When I went to college, one of the first classes I took was Women and Gender Studies. How could I not resist learning about the history of women since I am a woman? My professor was named Dr. Jean Peterson and she was a cool hippie chick from back in the day, complete with graying jet-black hair to her waist and she was so laid back she was practically horizontal. However, a couple of weeks in her class, I was dismayed to find out she was not a fan of Barbie Dolls because she, as a feminist felt they contributed to low self-esteem issues in young girls in American society.
I was totally amazed by her attitude because I loved and still love Barbie and not once when I was a child thought I would look like Barbie when I grew up. Because cause she was a doll and how could I possibly look like a doll? She wasn’t real. Even at that young age, I had more sense than that. I have been a prolific reader since I was a child and Barbie and friends were props for my overactive imagination. When I was into Greek mythology, my dolls were transformed into Athena, Artemis, and Aphrodite and several of my mother’s silky nightgowns were turned into Greek robes for them. When I read “Gone With the Wind” (at the age of ten), I learned to make hoop skirts for my dolls and reenacted the burning of Atlanta without actually setting the house on fire.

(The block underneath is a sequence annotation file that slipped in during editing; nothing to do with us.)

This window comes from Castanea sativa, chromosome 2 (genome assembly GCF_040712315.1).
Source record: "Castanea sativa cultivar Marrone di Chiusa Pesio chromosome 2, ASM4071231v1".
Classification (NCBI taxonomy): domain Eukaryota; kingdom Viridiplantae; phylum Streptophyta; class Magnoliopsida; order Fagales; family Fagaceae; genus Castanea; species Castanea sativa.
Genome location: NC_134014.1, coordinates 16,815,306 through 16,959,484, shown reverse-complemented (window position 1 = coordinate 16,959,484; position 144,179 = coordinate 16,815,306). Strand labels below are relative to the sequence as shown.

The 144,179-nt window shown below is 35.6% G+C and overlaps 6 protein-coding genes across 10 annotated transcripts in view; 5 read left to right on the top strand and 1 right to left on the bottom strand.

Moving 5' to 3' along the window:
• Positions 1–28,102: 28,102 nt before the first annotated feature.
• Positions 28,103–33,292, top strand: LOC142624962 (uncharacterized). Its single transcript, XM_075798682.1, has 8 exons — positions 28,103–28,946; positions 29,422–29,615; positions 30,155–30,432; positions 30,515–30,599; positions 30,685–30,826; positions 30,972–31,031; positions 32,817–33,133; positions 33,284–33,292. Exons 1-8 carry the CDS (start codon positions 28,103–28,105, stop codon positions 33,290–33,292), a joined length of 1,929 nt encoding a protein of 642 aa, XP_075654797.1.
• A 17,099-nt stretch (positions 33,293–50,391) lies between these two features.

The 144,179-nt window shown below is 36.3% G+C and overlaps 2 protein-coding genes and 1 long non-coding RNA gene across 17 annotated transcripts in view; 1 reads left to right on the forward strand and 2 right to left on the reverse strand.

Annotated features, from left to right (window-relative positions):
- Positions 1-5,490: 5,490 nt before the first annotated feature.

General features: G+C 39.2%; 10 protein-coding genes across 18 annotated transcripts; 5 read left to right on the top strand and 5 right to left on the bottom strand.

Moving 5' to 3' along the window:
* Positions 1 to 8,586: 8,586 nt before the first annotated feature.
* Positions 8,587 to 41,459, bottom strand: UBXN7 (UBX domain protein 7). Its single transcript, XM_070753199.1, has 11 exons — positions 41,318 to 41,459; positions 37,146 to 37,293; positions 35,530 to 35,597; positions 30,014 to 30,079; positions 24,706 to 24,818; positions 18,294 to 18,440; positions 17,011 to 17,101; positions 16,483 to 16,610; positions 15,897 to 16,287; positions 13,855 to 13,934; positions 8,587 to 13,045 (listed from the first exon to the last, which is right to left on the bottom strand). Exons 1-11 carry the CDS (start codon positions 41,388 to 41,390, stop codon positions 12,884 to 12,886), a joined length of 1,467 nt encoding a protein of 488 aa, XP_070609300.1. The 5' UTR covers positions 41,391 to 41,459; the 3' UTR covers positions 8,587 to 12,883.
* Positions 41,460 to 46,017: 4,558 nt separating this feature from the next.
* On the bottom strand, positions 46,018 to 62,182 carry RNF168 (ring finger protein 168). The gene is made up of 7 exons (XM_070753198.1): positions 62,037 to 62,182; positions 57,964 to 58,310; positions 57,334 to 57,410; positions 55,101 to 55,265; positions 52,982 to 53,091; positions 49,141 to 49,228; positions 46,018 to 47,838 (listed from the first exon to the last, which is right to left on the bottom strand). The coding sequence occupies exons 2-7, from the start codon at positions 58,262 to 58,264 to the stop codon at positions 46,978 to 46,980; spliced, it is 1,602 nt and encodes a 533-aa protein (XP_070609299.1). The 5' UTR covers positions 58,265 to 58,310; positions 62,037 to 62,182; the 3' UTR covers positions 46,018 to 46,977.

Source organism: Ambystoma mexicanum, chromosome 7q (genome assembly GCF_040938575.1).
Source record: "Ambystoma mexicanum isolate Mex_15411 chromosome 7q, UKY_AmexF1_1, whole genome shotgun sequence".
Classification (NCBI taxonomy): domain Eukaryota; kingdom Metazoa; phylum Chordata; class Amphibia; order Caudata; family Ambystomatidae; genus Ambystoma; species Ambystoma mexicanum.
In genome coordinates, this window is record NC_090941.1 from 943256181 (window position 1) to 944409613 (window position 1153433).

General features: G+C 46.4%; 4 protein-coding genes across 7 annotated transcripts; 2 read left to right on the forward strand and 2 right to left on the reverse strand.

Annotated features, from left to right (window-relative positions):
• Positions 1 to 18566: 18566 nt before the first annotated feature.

But Dr. Peterson had her reasons. During the course of the class, I learned why Dr. Peterson had issues with Barbie (sexism and the branding of the skinny white chick with impossibly unattainable body) and although I respected her opinion a great deal and she had a PhD and several other degrees, to me, blaming a doll for self-esteem issues in young girls and women was a little too much. I blame parents and society for making young girls and women feel bad because they do not live up to the womanly image that American society has memorialized as the epitome of beauty. Every woman is not slim or tall with blue eyes and long flowing blond hair and guess what? Who gives a fuck? It is hard enough being a woman in a sexist society without driving yourself crazy trying to be something that you are not. A woman has to be happy and secure in her own skin to be truly complete. But I will always love Barbie, Christie, Skipper, Starr, Kelly, Candi, Darci, Sydney and all my girls from childhood. They kept a little girl’s imagination flowing and I will forever thankful to my favorite Plastics.